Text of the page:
Mapping genomic markers to closest feature using the R package Map2NCBI Academic Article uri icon

abstract

  • The purpose of this technical note is to illustrate the use of functions available in the Map2NCBI R package using applied examples. The purpose of Map2NCBI is to allow users to find genomic feature information for a particular species and identify the feature that is in closest proximity to markers of interest by the user. Although the package allows flexibility in how the functions are utilized, the package was developed as a two part process, where (1) "GetGeneList" function is utilized, which downloads the species genome build and filter the data as specified by the user, and (2) "MapMarkers" is utilized, which maps markers based on the information provided to the closest feature using the list produced in Step 1. Two examples were utilized to (1) demonstrate the system time use of both functions in Map2NCBI and (2) to illustrate how the functions can be applied to a previous study to identify genes of interest using markers (e.g., associated markers). The system.time function available in R was utilized to time both functions available. Markers were from the BovineSNP50 version 1 assay (n=34,566) and were randomly assigned to different quantities of markers per file in order to identify the linear relationship between the number of markers and time elapsed when running the "MapMarkers" function. In addition, genes and markers previously identified in a separate study were utilized in this note to identify markers and genes of interest using the Map2NCBI package. The "GetGeneList" function was relatively efficient and was primarily dependent on the internet connection for speed. The "MapMarkers" function had a quadratic relationship with the number of markers in the file compared to the time elapsed, where including all markers available took over an hour. This function does have the advantage that it only needs to be conducted once for a given set of markers and the output can be saved for future use. In the second example, the functions provided 32 markers located in close proximity to 36 genes of interest and identified 60 unique genes based on 67 markers shown to be associated in a previous study of cannon bone length. These functions and the process involved are relatively quick and provide the user flexibility in using the information for association results or systematic approaches in understanding complex traits. © 2014 Elsevier B.V.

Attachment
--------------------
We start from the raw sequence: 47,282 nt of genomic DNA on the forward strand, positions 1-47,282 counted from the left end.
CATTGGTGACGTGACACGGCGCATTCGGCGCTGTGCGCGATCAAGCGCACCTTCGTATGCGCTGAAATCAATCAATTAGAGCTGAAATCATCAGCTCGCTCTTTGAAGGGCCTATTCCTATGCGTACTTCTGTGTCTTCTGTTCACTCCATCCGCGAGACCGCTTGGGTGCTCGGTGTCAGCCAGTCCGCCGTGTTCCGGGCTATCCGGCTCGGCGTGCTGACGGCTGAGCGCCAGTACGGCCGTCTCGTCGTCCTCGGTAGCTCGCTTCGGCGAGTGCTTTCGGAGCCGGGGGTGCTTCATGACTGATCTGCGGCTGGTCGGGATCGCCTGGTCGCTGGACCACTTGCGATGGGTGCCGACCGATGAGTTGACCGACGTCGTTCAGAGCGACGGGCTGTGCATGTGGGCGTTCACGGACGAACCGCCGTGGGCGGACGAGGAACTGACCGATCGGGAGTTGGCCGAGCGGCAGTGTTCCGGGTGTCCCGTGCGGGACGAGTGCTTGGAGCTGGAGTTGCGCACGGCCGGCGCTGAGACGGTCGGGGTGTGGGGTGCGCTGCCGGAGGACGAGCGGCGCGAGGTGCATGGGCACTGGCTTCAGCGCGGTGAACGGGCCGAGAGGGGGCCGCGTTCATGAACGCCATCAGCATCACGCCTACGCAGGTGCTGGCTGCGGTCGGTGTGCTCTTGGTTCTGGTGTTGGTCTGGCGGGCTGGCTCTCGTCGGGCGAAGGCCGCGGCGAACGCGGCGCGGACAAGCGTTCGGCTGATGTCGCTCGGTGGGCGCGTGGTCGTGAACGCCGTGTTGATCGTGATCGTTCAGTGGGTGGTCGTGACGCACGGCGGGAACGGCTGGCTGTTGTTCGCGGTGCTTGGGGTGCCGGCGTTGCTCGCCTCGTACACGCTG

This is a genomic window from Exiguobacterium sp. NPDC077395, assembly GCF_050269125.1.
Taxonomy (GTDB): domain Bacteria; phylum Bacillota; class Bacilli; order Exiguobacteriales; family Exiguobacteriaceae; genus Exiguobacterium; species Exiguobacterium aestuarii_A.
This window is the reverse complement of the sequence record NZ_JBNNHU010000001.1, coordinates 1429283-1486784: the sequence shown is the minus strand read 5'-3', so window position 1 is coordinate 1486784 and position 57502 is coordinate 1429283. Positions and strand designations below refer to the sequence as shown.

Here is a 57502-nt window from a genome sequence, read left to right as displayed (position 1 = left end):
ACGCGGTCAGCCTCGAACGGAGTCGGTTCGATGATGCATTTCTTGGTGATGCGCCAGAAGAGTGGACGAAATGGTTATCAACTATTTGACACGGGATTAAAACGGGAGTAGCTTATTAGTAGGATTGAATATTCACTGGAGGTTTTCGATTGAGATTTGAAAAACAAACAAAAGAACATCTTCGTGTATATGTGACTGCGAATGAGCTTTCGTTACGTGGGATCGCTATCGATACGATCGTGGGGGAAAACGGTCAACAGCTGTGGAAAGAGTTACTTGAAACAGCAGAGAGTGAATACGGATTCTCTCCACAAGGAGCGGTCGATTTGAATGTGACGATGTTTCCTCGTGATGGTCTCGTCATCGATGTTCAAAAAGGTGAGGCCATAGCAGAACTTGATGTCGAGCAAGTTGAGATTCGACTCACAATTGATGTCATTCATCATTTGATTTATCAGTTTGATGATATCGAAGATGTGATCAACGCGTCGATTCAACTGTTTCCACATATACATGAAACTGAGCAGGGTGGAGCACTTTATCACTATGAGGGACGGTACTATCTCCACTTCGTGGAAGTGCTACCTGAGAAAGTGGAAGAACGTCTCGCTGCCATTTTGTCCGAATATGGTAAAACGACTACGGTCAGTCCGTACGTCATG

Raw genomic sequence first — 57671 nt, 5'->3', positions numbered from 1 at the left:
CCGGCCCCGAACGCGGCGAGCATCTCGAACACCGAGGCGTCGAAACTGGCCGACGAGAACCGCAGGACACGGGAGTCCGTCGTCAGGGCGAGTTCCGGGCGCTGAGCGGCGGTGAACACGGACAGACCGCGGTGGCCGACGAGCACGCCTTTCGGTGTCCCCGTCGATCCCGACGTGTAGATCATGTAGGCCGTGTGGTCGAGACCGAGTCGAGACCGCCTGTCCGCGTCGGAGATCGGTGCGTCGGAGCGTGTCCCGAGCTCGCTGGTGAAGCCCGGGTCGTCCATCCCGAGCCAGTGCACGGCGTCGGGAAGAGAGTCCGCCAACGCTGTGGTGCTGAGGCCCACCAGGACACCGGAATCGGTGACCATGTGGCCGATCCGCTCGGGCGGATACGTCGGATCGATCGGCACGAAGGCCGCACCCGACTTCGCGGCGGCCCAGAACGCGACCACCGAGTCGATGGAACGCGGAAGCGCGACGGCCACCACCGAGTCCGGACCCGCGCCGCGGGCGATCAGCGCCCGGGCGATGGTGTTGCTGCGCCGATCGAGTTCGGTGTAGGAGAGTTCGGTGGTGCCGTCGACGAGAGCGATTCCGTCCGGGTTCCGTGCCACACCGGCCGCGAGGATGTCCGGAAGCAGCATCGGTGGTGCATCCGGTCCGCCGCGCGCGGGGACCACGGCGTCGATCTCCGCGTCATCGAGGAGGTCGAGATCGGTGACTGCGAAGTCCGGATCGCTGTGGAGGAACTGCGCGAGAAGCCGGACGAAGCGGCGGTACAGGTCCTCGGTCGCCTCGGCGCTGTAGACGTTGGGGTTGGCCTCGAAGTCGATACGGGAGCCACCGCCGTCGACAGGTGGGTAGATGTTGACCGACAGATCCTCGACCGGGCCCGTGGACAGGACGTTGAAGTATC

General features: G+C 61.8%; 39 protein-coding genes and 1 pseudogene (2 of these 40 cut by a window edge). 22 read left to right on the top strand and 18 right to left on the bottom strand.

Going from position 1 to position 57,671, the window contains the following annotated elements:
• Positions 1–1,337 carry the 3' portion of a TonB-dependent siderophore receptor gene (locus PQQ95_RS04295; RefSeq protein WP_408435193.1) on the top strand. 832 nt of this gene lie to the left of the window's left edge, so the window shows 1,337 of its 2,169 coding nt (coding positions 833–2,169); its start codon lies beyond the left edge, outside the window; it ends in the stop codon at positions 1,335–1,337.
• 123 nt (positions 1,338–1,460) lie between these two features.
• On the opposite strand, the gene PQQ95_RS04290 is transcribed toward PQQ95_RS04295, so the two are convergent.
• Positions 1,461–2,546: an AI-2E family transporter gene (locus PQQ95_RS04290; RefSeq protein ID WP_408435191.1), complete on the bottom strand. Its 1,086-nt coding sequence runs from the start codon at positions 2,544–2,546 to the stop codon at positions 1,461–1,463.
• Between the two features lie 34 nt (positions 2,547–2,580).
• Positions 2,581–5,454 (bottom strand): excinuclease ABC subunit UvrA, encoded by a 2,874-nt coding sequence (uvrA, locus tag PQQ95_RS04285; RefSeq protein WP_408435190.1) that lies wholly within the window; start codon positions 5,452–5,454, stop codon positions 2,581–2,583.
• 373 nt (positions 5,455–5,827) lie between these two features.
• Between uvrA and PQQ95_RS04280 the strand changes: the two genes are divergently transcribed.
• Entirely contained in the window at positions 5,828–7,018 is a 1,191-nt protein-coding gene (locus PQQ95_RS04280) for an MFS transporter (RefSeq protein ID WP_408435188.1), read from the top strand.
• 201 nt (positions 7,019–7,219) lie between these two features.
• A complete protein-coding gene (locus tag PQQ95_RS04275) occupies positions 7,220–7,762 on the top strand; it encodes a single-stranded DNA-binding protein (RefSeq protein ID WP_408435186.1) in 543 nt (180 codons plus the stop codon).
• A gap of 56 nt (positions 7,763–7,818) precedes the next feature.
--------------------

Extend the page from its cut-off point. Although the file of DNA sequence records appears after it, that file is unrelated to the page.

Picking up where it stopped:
author list (cited authors)

  • Hanna, L., & Riley, D. G.

complete list of authors

  • Hulsman Hanna, Lauren L||Riley, David G

publication date

  • January 1, 2014 11:11 AM